“Before everything else, getting ready is the secret of success.”
This is the 4th iteration of a 5 part blogs series. To read the previous parts follow this link: http://bit.ly/1lidaHR
It is time to take your next step in the psychology of influences. We are taking a look at priming and how it is implemented into your marketing strategy. Priming is an undervalued neuromarketing method but by far also one of the most interesting topic as well. Most marketers don’t seem to understand the impact of priming and have even a smaller clue of how to implement this technique. We have a lot of theory to cover here but ill throw in enough examples to keep it understandable.
Lets start with a definition, priming is: the implicit memory effect in which exposure to a stimulus influences response to a later stimulus. In simpler terms, your unconscious brain/reptilian brain is affected by stimulus like colours or smells, which creates an emotion that, will effect your next action. Let me give an example:
This exercise wants a person to fill in the missing letter to create a word. When you give people an image of a spoon, they are more likely to fill in a ‘U’ to create the word ‘Soup’. However if you show them a picture of a cleaning brush, they are more likely to fill in ‘A’ to create the word ‘Soap’.
The psychologist Malcolm Gladwell has written an entire book based on priming. Even though this book was not created for marketing purposes. His study has had revolutionary results, which can all be applied to your marketing strategy.
John Bargh had created an experiment that grabbed the interest for many Neuromarketers. J.Bargh conducted the following experiment:
Participants of the experiment where asked to enter a room and sit down. J.Bargh measures the speed of the participants walking into the building and sitting down on a chair.
The participants had to take a simple test. They had to create sentences from the words they saw on a piece of paper. All these words where associated with old age like: old, wrinkles, seventy, pills and checkers.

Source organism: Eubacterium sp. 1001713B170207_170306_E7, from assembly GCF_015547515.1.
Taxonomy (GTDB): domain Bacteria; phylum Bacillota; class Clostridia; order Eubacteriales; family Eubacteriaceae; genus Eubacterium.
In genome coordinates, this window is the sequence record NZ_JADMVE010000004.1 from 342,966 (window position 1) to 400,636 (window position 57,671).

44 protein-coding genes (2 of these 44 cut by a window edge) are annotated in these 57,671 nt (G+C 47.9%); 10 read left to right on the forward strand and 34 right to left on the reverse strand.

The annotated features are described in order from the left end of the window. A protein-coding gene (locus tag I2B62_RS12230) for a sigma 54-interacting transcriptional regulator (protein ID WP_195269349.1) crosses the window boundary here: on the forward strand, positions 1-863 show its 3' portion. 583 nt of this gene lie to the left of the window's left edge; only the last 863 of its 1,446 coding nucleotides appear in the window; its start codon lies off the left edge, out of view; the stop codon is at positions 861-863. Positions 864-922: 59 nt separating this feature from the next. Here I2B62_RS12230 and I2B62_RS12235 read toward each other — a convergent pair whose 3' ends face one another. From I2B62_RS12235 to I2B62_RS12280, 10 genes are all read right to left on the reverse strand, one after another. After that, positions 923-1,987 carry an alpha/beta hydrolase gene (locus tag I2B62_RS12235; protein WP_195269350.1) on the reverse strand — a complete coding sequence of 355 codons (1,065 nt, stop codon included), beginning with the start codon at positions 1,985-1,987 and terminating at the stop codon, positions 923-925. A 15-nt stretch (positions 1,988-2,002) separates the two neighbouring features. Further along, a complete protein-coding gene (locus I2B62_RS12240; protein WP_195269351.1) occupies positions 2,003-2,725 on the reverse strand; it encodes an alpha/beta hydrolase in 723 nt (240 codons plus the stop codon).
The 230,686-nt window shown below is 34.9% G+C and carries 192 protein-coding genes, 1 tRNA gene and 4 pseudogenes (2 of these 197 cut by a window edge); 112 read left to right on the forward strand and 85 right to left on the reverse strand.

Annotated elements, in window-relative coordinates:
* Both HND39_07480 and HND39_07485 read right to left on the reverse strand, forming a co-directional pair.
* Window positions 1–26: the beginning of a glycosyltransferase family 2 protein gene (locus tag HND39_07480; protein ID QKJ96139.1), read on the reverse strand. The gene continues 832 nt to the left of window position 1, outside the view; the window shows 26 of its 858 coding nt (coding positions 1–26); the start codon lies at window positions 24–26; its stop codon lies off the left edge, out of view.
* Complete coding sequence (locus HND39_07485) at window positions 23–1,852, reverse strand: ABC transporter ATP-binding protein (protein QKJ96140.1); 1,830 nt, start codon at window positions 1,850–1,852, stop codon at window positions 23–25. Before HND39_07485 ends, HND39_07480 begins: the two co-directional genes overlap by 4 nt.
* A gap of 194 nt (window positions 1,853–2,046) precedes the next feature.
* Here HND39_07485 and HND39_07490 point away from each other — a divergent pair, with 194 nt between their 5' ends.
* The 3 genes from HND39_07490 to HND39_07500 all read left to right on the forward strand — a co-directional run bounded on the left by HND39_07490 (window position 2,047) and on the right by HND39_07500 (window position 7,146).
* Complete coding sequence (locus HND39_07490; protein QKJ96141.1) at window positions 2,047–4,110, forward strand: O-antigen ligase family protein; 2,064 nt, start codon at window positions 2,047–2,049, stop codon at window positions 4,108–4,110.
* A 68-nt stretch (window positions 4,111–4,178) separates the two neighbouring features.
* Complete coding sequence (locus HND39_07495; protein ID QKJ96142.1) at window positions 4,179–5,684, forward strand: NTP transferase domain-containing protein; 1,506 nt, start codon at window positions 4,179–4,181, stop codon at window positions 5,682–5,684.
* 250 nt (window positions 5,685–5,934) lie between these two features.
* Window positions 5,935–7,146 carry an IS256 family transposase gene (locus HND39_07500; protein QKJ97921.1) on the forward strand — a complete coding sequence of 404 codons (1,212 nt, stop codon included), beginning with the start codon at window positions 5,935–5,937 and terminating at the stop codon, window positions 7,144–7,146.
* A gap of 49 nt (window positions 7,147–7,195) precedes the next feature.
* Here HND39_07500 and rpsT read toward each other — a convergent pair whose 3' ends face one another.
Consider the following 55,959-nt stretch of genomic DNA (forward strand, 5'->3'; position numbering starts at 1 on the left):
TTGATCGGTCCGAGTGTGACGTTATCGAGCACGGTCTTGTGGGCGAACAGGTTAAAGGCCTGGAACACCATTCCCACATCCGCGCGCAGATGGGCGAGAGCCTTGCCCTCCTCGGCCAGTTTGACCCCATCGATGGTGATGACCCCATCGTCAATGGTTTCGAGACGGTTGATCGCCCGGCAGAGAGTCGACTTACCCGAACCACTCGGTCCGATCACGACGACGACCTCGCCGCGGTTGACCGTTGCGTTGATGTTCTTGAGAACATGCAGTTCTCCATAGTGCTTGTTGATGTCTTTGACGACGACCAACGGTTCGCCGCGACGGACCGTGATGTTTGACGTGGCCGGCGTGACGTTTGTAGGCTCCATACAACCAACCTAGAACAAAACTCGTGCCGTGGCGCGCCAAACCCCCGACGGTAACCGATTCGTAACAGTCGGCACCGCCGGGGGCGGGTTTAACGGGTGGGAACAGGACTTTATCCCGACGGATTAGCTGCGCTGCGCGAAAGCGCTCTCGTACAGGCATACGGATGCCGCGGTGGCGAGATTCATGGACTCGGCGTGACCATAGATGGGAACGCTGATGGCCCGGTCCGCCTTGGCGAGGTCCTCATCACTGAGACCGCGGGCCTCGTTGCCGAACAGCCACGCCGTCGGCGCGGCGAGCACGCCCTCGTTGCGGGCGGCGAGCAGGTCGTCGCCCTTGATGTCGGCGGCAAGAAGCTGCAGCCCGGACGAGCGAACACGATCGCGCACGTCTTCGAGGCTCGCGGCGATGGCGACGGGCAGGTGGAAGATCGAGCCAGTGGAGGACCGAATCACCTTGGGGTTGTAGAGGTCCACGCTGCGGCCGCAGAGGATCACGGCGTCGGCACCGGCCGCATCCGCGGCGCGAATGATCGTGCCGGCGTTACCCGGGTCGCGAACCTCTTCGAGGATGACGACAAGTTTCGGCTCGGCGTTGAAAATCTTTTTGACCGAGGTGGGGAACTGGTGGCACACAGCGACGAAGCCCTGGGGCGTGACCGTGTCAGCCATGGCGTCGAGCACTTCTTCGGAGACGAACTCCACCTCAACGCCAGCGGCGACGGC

When the participants where done, J.Bargh again measured the speed at which they left the room which was significantly slower then when they entered.
This lead to believe that priming does not only Influence the way you think but also the way you behave. Countless studies and experiments followed by Neuromarketers, eager to find how these techniques can be applied to their marketing and communication plans.
We know that priming can affect both your thoughts and behaviour, but where do we go from here? Lets start with some smaller forms of implementation. Lets start with writing some copy. Copy is the text you write for your advertisement, website or even your tagline to sell your product or service.
Studies have shown that the first significant word in your copy has a 90% influence on the words that follow. Your initial emotion influences how you interpret the rest of the text. Let me show you another example. I am going to describe two people and you identify which person is a ‘saint’ and which is a ‘sinner’
Person 1: Love, Giving, Ordinary, Take, Dark
Person 2: Dark, Take, Ordinary, Giving, Love
Most people will identify ‘Person 1’ as the saint and ‘Person 2’ as the sinner, even though both have exactly the same words. The first emotion provoked in a consumer is extremely powerful and should be taken in to account when writing your copy.
For a website don’t make your homepage full of text. Only use words that provoke the emotion that you want your consumer to experience for the rest of the site. For your brand tagline this is equally important. Your tagline should not just be a description of your company; it should evoke an emotion that will be associated with your brand. For any copy that you write, keep this technique in mind.
Implementation to change behaviour is actually not as hard as it might initially seem. Restaurants and Supermarkets are really good at priming their customers. In the evening, restaurants noticed that if they played French music, people order more wine on average. Supermarkets often display fruits and flowers at the entrance of their store. This leads to higher sales in healthy product and consumer have an impression that this is a healthy high quality supermarket.
Think about the first impression you want to make, whether it is your employees smiling at your consumers or changing your shops layout to change buying behaviour.
Implement & Experiment
What makes priming one of the more difficult techniques for Neuromarketers is that the techniques are different for each individual business. Of course to some extent you can apply the examples used in this blog, but most likely it will not be optimised to your specific business. This is a trail and error process, you will need to experiment with these techniques in order for it to be effective.
In fact for most of the techniques I covered in the last few week there is room for experimentation. In my next and final blog post we will discuss how to experiment and become more familiar with Neuromarketing in general. With a lot of tips and guidelines, I will help you implement everything you have learned into you marketing or communication strategy.